True, his Metropolia is tiny, with only some sixty, mainly small, parishes, largely in France, but also in Belgium, the Netherlands and England. Nevertheless, it is both historic and important, as it includes many who have worked tirelessly for the Orthodox evangelization of mainly French-speaking countries in Western Europe, translating, presenting the Faith and celebrating the Liturgy. This unity became possible only after 2000, once the New Martyrs and Confessors had been canonized in Moscow. This meant that the Church inside Russia and its representatives abroad would now progressively be unshackled from enslavement to the State and from renovationism by their veneration for the New Martyrs and Confessors, who witnessed to Christ against both.

The Past

Thus, the century from 1917 on until today of colossal Orthodox decadence is coming to an end. Marked successively by the forced introduction of the Roman Catholic (‘new’) calendar, the spread of ecumenism, the shortening of the Liturgy, the dismantling of iconostases, the installation of chairs and pews in churches, the establishment of a largely homosexual and anti-monastic episcopate who persecute married clergy and monks alike, the contempt for the canons and the services and the absurd ideology of Eastern Papism, all led by Constantinople, controlled and manipulated  by Anglo-American geopolitics, and aped by others equally weak in faith, the decadence is ending. We thank God for this grace, for it comes from Him, not from men.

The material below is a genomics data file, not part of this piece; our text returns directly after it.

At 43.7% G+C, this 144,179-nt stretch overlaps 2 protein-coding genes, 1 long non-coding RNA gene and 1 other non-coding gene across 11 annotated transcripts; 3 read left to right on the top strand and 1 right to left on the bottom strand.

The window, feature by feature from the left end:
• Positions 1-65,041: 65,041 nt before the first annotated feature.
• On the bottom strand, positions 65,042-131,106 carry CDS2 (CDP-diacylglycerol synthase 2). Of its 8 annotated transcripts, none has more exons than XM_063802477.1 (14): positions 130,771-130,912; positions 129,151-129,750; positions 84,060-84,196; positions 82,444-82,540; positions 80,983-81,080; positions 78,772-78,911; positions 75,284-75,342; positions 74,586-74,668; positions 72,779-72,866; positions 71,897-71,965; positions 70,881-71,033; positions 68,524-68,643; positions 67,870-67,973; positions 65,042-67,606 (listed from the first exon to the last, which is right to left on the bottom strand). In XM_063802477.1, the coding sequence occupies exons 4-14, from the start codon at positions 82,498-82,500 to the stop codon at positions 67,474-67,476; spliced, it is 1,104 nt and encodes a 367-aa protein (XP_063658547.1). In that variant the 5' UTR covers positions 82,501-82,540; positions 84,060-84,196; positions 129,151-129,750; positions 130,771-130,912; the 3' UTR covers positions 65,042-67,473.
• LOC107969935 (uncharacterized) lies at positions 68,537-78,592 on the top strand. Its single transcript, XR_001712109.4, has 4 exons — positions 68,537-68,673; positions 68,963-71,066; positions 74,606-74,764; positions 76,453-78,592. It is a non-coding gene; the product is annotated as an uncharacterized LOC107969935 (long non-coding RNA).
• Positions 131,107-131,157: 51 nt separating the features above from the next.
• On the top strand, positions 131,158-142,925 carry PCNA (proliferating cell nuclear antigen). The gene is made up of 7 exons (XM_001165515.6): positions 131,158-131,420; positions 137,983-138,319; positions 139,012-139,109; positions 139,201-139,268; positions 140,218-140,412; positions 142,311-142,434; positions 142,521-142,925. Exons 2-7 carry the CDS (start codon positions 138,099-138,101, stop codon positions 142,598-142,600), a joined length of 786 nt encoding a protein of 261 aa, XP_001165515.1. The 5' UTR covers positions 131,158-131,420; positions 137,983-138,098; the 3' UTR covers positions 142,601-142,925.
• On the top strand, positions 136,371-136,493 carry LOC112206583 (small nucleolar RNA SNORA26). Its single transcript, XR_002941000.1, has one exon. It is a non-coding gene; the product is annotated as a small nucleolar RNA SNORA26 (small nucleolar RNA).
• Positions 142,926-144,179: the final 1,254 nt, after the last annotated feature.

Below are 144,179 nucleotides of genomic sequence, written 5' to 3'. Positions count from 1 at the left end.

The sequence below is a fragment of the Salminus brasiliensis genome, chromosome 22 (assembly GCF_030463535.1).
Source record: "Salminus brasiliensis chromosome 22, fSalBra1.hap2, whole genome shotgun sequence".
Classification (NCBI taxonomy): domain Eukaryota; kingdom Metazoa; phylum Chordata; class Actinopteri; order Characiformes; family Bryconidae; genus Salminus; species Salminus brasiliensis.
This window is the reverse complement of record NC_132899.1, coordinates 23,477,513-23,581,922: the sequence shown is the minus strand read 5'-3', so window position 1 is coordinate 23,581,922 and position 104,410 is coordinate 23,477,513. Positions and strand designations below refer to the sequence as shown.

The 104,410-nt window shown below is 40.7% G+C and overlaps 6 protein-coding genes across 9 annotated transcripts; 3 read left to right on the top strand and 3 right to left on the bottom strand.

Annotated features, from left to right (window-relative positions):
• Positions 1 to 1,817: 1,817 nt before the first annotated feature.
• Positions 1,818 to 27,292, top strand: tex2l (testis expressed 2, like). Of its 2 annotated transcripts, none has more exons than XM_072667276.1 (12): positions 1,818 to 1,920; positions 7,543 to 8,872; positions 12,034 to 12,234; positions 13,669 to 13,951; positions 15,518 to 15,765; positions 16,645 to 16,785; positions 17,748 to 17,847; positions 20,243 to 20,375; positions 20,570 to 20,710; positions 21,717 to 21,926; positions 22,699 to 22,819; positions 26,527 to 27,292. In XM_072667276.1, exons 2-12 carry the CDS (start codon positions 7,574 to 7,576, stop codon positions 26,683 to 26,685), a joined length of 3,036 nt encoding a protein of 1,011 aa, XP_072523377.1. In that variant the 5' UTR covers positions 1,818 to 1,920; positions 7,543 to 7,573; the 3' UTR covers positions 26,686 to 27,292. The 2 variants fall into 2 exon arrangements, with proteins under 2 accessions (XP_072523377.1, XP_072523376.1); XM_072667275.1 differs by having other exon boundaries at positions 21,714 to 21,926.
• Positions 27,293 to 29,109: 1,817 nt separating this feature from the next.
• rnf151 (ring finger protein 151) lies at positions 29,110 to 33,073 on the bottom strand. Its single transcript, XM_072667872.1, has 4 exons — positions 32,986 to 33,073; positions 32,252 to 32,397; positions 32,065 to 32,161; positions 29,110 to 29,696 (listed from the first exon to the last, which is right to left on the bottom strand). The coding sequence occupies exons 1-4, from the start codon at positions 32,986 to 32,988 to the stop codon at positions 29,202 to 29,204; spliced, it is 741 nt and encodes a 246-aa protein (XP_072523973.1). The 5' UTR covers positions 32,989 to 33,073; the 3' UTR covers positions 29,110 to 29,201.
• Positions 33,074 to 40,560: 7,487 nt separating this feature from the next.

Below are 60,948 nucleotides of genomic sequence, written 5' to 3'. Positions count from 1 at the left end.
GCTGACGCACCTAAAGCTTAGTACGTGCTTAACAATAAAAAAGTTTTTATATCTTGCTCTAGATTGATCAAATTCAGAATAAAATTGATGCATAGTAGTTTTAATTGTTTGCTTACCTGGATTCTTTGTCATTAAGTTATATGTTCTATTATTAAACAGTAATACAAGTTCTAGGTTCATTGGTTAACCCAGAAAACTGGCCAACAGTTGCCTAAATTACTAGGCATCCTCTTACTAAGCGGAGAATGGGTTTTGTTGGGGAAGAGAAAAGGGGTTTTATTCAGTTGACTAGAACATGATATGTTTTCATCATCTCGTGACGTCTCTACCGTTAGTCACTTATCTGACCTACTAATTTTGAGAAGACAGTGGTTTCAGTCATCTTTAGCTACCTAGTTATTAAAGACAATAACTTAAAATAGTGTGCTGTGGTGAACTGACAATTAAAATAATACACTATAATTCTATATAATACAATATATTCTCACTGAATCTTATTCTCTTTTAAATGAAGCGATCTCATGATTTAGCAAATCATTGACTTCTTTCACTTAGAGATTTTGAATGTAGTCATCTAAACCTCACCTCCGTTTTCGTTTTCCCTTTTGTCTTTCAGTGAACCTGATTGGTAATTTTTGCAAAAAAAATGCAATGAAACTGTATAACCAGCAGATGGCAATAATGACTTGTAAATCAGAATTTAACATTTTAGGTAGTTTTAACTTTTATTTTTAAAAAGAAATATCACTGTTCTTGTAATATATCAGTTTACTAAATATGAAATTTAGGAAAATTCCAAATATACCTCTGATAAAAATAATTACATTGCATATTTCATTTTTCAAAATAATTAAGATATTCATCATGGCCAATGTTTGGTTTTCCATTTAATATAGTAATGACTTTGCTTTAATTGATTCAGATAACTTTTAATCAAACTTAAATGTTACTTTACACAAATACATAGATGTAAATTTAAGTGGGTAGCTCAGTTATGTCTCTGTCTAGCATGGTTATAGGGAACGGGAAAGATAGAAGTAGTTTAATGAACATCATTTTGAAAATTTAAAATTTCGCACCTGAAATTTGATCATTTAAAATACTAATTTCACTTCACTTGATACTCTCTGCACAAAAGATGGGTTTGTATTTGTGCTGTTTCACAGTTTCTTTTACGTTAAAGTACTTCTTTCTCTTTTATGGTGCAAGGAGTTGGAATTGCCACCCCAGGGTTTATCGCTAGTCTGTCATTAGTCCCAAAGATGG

We naturally welcome this historic event with a joy beyond words. We helped in the fight against the double-bladed sword of renovationism and sectarianism everywhere, despite phenomenal injustices and persecution. Only our native Eastern English stubbornness helped; others, including a ROCOR Archbishop, told me that they would have given up long ago and walked away from the disgraceful and scandalous. The fight was harsh, the combat was rude. The Centre in Moscow, held captive by Communism and betrayed by renovationist internal enemies both inside and outside Russia, was occupied, the barbarians were inside the City. There was no alternative for those faithful to Russian Orthodoxy but to join one of the two Non-Moscow émigré groups.

The first group was the Church Outside Russia, ROCOR, worldwide and embracing over 85% of the Russian emigration. In the late 1940s, its Synod moved from Europe and has since been based in New York. Sadly, from the 1960s on it was to spend a long period darkened by the accession to power in it of those promoting Cold War sectarianism, phariseeism, ritualism, nationalism and CIA-funded politicking. In 2007 the sectarians left for the only place they could go – to various old calendarist sects. ROCOR now appears to be turning into the Russian Orthodox Church of the English-speaking world. Now dominated by the new immigration, the old largely having died out, the sectarian mentality has today been consigned to the dustbin of history.

The second group was Rue Daru, geographically limited to a few countries in Western Europe and embracing less than 15% of the Russian emigration. It has always been based in Paris. Founded by anti-Tsar, revolutionary, Saint Petersburg aristocrats, liberals, intellectuals and freemasons who soon broke away from ROCOR, it was from the start contaminated by a Western captivity to Protestant, pseudo-intellectual renovationism and fanatical Russophobia. This it later spread to the ex-Uniat Metropolia in the USA, which, today called the OCA, is only now freeing itself of its captivity after over fifty years. Now dominated by the new immigration, the old largely having died out, the renovationist mentality has today been consigned to the dustbin of history.

Conclusion: The Future